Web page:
Edinburgh University develops gene-edited pigs resistant to disease
Gene-edited pork could soon be made available to global markets, following an agreement between Edinburgh University’s Roslin Institute and animal genetics company Genus PLC.
Researchers at the university have produced pigs which can resist a respiratory disease affecting livestock worldwide.
Porcine Reproductive and Respiratory Syndrome (PRRS) is one of the most expensive animal diseases in the world, with around £1.8 billion revenue lost each year in the US and Europe.
The disease causes breathing problems and deaths in young animals and can result in pregnant sows losing their litters.
By editing the genetic code of the animals, researchers have been able to avoid the virus, which has not been conquered by vaccines.
The Roslin Institute, has now signed a licensing agreement with Genus, facilitated by Edinburgh University’s commercialisation service, Edinburgh Innovations.
Genus will now continue planned work for testing multiple generations of pigs and conducting studies required for FDA approval.
Professor Bruce Whitelaw, Interim Director of the Roslin Institute and Dean of Innovation at the University’s College of Medicine and Veterinary Medicine, announced the agreement to mark 25 years after the Dolly the Sheep breakthrough.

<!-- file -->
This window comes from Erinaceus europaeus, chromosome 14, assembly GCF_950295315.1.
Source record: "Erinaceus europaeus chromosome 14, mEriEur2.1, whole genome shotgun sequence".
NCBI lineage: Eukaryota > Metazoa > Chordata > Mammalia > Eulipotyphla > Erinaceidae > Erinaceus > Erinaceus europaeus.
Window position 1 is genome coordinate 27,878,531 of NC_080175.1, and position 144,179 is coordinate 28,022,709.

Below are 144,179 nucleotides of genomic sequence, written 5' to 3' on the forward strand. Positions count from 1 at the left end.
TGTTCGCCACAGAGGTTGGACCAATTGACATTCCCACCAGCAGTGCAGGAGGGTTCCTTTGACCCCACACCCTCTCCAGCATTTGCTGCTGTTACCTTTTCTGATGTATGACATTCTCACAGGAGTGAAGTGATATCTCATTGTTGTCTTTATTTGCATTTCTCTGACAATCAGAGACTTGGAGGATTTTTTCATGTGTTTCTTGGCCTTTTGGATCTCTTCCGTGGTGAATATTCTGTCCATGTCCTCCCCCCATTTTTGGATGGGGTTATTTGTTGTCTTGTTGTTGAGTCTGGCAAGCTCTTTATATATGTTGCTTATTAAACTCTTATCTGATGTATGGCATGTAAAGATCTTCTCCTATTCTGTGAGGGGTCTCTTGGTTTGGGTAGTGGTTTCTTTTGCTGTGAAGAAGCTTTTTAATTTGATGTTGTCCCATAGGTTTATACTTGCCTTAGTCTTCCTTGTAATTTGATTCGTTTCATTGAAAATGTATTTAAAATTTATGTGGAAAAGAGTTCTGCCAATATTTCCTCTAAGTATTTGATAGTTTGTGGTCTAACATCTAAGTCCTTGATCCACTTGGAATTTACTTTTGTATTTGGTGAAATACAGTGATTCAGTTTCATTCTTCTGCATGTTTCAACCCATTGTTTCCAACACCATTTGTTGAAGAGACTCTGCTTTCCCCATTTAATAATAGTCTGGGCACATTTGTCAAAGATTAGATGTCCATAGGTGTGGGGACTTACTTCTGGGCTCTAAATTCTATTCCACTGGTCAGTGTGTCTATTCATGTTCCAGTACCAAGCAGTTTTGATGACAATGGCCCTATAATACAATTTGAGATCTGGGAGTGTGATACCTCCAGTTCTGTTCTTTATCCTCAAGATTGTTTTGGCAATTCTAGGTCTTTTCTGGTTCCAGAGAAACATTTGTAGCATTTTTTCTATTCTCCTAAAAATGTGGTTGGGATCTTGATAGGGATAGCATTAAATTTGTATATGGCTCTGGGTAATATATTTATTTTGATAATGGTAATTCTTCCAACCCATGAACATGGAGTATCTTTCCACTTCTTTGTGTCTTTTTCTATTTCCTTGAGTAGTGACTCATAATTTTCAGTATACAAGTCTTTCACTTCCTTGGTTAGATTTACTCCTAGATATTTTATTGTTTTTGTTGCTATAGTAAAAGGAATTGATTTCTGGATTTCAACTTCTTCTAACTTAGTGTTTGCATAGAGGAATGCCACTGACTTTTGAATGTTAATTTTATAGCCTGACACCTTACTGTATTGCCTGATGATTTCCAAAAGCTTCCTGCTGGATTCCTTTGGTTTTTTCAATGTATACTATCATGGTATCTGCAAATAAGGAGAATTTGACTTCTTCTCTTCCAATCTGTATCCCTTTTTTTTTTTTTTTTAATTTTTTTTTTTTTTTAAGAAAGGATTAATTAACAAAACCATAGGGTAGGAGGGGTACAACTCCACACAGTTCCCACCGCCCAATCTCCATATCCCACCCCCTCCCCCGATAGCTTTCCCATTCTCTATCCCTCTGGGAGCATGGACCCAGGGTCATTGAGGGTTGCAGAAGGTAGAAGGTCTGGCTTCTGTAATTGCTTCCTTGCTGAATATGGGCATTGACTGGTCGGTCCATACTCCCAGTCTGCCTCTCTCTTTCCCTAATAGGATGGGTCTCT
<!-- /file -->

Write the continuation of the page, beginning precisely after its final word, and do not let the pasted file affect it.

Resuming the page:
He said: “Roslin is rightly recognised for pioneering animal biotechnology that enables genetic engineering of farmed animals.
"The strong, productive and durable partnership with Genus has been a key aspect in seeing academic endeavour translate to useful and useable translational projects for the livestock sector.”
Dr Elena Rice, Chief Scientific Officer at Genus PLC, said: “We have long and fruitful relationships with
Roslin and admire the depth of Roslin’s research and pioneering spirit.
"Together we laid out the groundwork for combating PRRS, and Genus is working with the FDA to obtain approval for this technology.”
Dr John Lonsdale, Head of Enterprise at Edinburgh Innovations, said: “Animal health is a keystone of
animal welfare as well as bringing benefits to food-producing economies and global food security.
“This highly specific edit to the animals to ensure disease resistance is a result of decades of work at
Roslin, and we’re delighted to be helping to improve animal welfare by bringing this technological
breakthrough to market through this partnership with Genus.”